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The Daily Dispatch: January 15, 1861., [Electronic resource] 14 0 Browse Search
Brigadier-General Ellison Capers, Confederate Military History, a library of Confederate States Military History: Volume 5, South Carolina (ed. Clement Anselm Evans) 2 0 Browse Search
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Brigadier-General Ellison Capers, Confederate Military History, a library of Confederate States Military History: Volume 5, South Carolina (ed. Clement Anselm Evans), Additional Sketches Illustrating the services of officers and Privates and patriotic citizens of South Carolina. (search)
ich he has demonstrated notable ability. Not long after the close of the war he assisted in organizing the Congaree Mounted Rifles, of which he served four years as second lieutenant. L. T. H. Daniel L. T. H. Daniel was born in Laurens county, S. C., July 1, 1841, the son of James W. Daniel, a native of Laurens county, who during the civil war was in the State service guarding prisoners at Florence, and who is now a resident of Abbeville. His wife, the mother of this subject, was Eliza Anderson, of Laurens county, the daughter of Thomas Anderson. Mr. Daniel was reared and received his education in Laurens county, was engaged in teaching when the war began, and on that account was exempt. However, in December, 1864, he joined the Fourth regiment, South Carolina State troops, under Capt. George F. Anderson, and served until the close of the war on the South Carolina coast. He took part in the battles at Pocotaligo and White Point and was in the retreat with Johnston's army as
y lowered, and the men conveyed to Fort Sumter as rapidly as possible. It is hoped, also, that by bringing the provisions up, much of them may be conveyed to Major Anderson. We have six boats, capable of holding ninety men. They have all been overhauled since we left New York, and are in perfect order. Arrangements have been mactly in front, will bring her heavy guns to bear and will drive their deadly missiles into our bow, while the cutter will open on our right. Why does not Major Anderson open fire upon that battery and save us? We look in vain for help; the American flag flies from Fort Sumter, and the American flag at our how and stern is fithe vessel aground near Sumter and taking to the boats. Is it possible that Fort Sumter has been taken by the South Carolinians? If it has not, why does not Major Anderson show that he will protect us, or at least recognize us in some way? To go within the range of the guns of Fort Moultrie is to expose vessel, men and stores t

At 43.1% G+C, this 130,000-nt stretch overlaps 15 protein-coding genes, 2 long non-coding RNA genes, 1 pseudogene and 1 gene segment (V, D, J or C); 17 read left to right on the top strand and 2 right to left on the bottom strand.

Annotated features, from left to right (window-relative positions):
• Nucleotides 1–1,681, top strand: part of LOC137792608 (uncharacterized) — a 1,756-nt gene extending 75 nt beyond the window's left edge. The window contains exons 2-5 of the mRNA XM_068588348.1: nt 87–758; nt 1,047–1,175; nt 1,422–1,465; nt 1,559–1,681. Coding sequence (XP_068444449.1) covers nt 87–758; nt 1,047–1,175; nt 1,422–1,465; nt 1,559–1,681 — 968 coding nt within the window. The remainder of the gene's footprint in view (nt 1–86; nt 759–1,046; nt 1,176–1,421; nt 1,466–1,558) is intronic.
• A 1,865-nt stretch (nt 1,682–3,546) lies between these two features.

Punished. --A negro named Matt, the property of Eliza Anderson, received thirty-nine stripes yesterday, by the Mayor's order, for threatening to kill F. A. Kuper, a white man.
nniversary Orator came off in the Jefferson Literary Society last night, and resulted in the choice of Wm. G. Temple, Esq., son of Ex-Governor Temple, of Delaware. Mr. Temple is a gentleman of no ordinary talent, and will represent the Society with credit. Those of our friends who will be with us on the 13th of April, may expect a treat, and we confidently assure them they will not be disappointed. The two Literary Societies have invited Mr. Paul Brown, a distinguished lawyer of Philadelphia, to deliver the annual address before them on the 4th of July next, and he has accepted. Gen. Scott was burnt last night in effigy, by the students, amid repeated cheers for Toombs and the seceding States, and groans for Major Anderson. A card was placed over the effigy, on which was written-- "Winfield Scott.would-beDictator and Despot." When the effigy was fully consumed, the students retired without manifesting their excitement by rioting — be it said to their credit. Alpha.
From South Carolina. Charleston, Jan. 14. --It is believed by many that Major Anderson shot two mutineers at Fort Sumter last week. It is rumored that several more are in chains. It is also said that one escaped to Charleston and was returned by the authorities. Upon inquiry, it is proved that there is no truth in any of these reports. A resolution has passed the Legislature unanimously that any attempt by the Federal Government to reinforce Fort Sumter will be considered as anto keep up a constant communication between these points, as a protection against sudden attacks by lawless bands. [second Dispatch.] Charleston, Jan. 14. --Gov. Pickens sent an aid to Fort Sumter at 4 o'clock, with dispatches for Maj. Anderson, supposed to be in relation to matters occupying the attention of the Department at Washington. Nothing has transpired since. The people are quiet. The work of defence goes bravely on. A bill providing for the punishment of wh